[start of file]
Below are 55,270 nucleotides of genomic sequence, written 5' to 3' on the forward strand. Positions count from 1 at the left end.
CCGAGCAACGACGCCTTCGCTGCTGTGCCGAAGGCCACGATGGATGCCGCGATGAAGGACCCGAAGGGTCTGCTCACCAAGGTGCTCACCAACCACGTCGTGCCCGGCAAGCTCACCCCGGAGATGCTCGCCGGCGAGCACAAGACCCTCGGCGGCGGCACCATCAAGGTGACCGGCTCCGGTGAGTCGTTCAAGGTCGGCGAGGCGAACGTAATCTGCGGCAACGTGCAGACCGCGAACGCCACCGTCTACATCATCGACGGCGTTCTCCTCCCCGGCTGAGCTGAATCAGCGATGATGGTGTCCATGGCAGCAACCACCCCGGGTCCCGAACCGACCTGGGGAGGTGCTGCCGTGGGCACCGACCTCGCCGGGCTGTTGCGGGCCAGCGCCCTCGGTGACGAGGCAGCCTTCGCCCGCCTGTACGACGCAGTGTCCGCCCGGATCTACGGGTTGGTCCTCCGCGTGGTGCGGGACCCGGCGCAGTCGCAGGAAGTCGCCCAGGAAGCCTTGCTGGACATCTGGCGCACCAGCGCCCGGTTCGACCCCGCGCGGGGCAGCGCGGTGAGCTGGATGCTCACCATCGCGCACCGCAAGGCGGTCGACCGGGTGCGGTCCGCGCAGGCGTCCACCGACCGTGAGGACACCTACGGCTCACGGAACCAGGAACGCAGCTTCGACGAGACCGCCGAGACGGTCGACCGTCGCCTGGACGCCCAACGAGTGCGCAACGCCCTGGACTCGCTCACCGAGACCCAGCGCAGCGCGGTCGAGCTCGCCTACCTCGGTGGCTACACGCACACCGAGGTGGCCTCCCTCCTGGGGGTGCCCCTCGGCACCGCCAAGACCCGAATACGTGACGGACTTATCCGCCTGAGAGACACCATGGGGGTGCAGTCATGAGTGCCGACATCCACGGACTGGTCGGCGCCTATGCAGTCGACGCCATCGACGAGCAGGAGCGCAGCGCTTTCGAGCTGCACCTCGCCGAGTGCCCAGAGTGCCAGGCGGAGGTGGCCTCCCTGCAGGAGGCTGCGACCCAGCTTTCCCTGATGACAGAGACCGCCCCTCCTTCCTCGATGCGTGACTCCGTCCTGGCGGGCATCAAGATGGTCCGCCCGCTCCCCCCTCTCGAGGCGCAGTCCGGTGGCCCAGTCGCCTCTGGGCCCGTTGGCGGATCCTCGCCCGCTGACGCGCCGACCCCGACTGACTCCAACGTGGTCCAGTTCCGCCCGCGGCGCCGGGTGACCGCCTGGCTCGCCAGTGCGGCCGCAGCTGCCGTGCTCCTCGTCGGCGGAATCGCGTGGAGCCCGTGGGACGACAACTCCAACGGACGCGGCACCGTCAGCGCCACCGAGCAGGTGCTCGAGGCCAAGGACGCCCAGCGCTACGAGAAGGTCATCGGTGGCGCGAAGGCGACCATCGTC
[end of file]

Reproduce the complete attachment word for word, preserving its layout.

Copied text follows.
Below are 55,270 nucleotides of genomic sequence, written 5' to 3' on the forward strand. Positions count from 1 at the left end.
CCGAGCAACGACGCCTTCGCTGCTGTGCCGAAGGCCACGATGGATGCCGCGATGAAGGACCCGAAGGGTCTGCTCACCAAGGTGCTCACCAACCACGTCGTGCCCGGCAAGCTCACCCCGGAGATGCTCGCCGGCGAGCACAAGACCCTCGGCGGCGGCACCATCAAGGTGACCGGCTCCGGTGAGTCGTTCAAGGTCGGCGAGGCGAACGTAATCTGCGGCAACGTGCAGACCGCGAACGCCACCGTCTACATCATCGACGGCGTTCTCCTCCCCGGCTGAGCTGAATCAGCGATGATGGTGTCCATGGCAGCAACCACCCCGGGTCCCGAACCGACCTGGGGAGGTGCTGCCGTGGGCACCGACCTCGCCGGGCTGTTGCGGGCCAGCGCCCTCGGTGACGAGGCAGCCTTCGCCCGCCTGTACGACGCAGTGTCCGCCCGGATCTACGGGTTGGTCCTCCGCGTGGTGCGGGACCCGGCGCAGTCGCAGGAAGTCGCCCAGGAAGCCTTGCTGGACATCTGGCGCACCAGCGCCCGGTTCGACCCCGCGCGGGGCAGCGCGGTGAGCTGGATGCTCACCATCGCGCACCGCAAGGCGGTCGACCGGGTGCGGTCCGCGCAGGCGTCCACCGACCGTGAGGACACCTACGGCTCACGGAACCAGGAACGCAGCTTCGACGAGACCGCCGAGACGGTCGACCGTCGCCTGGACGCCCAACGAGTGCGCAACGCCCTGGACTCGCTCACCGAGACCCAGCGCAGCGCGGTCGAGCTCGCCTACCTCGGTGGCTACACGCACACCGAGGTGGCCTCCCTCCTGGGGGTGCCCCTCGGCACCGCCAAGACCCGAATACGTGACGGACTTATCCGCCTGAGAGACACCATGGGGGTGCAGTCATGAGTGCCGACATCCACGGACTGGTCGGCGCCTATGCAGTCGACGCCATCGACGAGCAGGAGCGCAGCGCTTTCGAGCTGCACCTCGCCGAGTGCCCAGAGTGCCAGGCGGAGGTGGCCTCCCTGCAGGAGGCTGCGACCCAGCTTTCCCTGATGACAGAGACCGCCCCTCCTTCCTCGATGCGTGACTCCGTCCTGGCGGGCATCAAGATGGTCCGCCCGCTCCCCCCTCTCGAGGCGCAGTCCGGTGGCCCAGTCGCCTCTGGGCCCGTTGGCGGATCCTCGCCCGCTGACGCGCCGACCCCGACTGACTCCAACGTGGTCCAGTTCCGCCCGCGGCGCCGGGTGACCGCCTGGCTCGCCAGTGCGGCCGCAGCTGCCGTGCTCCTCGTCGGCGGAATCGCGTGGAGCCCGTGGGACGACAACTCCAACGGACGCGGCACCGTCAGCGCCACCGAGCAGGTGCTCGAGGCCAAGGACGCCCAGCGCTACGAGAAGGTCATCGGTGGCGCGAAGGCGACCATCGTC